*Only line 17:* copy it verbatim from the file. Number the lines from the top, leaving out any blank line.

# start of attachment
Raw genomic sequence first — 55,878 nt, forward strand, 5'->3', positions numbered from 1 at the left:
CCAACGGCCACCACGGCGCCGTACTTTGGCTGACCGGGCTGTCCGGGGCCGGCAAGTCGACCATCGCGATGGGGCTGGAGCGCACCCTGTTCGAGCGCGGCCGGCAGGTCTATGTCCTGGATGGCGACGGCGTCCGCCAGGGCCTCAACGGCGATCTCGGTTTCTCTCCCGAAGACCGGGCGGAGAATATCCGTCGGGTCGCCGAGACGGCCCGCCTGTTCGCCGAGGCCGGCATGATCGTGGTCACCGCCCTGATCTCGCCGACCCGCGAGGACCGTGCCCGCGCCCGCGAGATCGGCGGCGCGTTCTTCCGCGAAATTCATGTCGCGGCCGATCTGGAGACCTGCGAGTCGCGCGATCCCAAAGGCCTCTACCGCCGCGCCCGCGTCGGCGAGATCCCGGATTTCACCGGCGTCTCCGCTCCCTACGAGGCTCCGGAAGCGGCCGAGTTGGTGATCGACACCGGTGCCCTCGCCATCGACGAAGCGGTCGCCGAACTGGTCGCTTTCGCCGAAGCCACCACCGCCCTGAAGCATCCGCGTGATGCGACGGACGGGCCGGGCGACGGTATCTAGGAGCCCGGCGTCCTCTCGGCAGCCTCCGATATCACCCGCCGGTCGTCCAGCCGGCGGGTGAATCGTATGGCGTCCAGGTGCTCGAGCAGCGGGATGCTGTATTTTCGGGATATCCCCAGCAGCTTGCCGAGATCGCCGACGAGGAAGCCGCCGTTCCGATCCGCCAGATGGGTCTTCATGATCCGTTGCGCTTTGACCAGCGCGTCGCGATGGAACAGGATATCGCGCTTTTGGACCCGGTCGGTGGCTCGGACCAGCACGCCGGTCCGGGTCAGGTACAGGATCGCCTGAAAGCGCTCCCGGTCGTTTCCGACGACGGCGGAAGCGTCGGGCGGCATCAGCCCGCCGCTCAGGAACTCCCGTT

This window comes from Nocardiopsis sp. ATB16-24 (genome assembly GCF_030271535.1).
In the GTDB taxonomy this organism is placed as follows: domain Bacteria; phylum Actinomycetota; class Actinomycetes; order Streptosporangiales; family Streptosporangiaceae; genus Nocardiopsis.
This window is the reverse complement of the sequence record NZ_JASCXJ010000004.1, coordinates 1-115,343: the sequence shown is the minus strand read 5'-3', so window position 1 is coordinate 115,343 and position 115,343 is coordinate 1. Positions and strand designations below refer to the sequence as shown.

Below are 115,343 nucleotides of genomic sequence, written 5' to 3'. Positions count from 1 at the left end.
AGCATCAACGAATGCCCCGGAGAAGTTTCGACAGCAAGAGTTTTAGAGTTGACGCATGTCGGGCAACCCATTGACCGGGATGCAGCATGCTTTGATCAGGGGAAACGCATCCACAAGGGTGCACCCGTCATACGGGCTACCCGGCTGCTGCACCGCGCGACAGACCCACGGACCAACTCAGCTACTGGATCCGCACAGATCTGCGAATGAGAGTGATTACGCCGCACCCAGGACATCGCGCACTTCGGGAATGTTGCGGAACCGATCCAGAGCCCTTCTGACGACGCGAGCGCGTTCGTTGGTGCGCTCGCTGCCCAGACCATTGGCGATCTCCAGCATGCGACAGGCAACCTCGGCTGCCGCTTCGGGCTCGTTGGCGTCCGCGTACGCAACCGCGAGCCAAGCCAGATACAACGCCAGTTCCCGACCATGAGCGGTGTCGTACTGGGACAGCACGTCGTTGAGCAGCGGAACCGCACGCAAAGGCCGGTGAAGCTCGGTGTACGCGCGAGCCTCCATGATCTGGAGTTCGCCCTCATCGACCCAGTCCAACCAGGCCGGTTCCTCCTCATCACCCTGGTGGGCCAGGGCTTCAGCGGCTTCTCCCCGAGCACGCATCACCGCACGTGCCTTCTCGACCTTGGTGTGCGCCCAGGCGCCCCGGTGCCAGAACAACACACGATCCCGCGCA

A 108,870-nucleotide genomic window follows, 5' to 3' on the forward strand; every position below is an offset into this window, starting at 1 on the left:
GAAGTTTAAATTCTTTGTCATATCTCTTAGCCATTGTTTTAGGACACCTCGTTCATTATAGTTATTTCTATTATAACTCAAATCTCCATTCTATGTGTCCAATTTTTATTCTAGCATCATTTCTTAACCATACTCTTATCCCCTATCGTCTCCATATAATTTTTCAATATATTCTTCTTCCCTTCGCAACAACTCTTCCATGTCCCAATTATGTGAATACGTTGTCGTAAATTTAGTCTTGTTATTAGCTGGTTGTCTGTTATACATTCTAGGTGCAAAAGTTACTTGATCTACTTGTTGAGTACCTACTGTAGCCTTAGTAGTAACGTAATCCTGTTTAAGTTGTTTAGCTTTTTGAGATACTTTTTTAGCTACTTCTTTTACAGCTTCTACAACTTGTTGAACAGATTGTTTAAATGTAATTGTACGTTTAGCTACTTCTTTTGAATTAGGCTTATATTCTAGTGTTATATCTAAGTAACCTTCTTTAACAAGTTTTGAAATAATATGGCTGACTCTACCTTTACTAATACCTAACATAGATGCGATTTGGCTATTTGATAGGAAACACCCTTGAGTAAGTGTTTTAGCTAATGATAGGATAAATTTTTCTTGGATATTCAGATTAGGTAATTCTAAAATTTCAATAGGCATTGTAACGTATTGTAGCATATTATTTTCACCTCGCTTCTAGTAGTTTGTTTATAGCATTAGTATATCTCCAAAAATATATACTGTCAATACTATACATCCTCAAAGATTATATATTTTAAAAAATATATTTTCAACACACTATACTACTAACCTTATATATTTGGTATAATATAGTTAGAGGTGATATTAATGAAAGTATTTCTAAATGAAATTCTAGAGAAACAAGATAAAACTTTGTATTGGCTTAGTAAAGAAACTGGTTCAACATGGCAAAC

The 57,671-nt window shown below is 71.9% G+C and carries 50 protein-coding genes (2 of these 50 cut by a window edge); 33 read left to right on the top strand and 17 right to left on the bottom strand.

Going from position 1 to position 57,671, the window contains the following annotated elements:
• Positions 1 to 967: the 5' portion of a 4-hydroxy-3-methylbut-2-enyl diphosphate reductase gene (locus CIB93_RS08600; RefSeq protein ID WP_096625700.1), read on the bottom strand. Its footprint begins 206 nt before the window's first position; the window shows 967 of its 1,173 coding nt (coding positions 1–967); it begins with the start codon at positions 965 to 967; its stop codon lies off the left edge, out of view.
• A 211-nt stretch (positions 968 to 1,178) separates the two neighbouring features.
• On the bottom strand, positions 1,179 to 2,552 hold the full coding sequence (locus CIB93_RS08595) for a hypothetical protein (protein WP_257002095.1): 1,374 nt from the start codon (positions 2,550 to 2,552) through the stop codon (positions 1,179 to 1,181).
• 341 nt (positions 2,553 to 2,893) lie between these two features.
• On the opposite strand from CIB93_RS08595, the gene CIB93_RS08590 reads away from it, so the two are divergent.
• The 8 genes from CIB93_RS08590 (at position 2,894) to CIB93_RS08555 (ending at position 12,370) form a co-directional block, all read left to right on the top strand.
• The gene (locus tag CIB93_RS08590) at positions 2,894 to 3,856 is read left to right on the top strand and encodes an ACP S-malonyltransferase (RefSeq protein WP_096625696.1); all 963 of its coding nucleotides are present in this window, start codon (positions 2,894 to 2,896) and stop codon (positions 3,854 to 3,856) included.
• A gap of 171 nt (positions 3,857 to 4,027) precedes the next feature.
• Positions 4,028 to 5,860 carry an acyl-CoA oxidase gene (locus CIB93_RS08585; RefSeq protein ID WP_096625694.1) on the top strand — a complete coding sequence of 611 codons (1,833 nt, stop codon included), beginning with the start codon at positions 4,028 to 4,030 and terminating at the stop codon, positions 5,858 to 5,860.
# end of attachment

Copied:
• The 8 genes from CIB93_RS08590 (at position 2,894) to CIB93_RS08555 (ending at position 12,370) form a co-directional block, all read left to right on the top strand.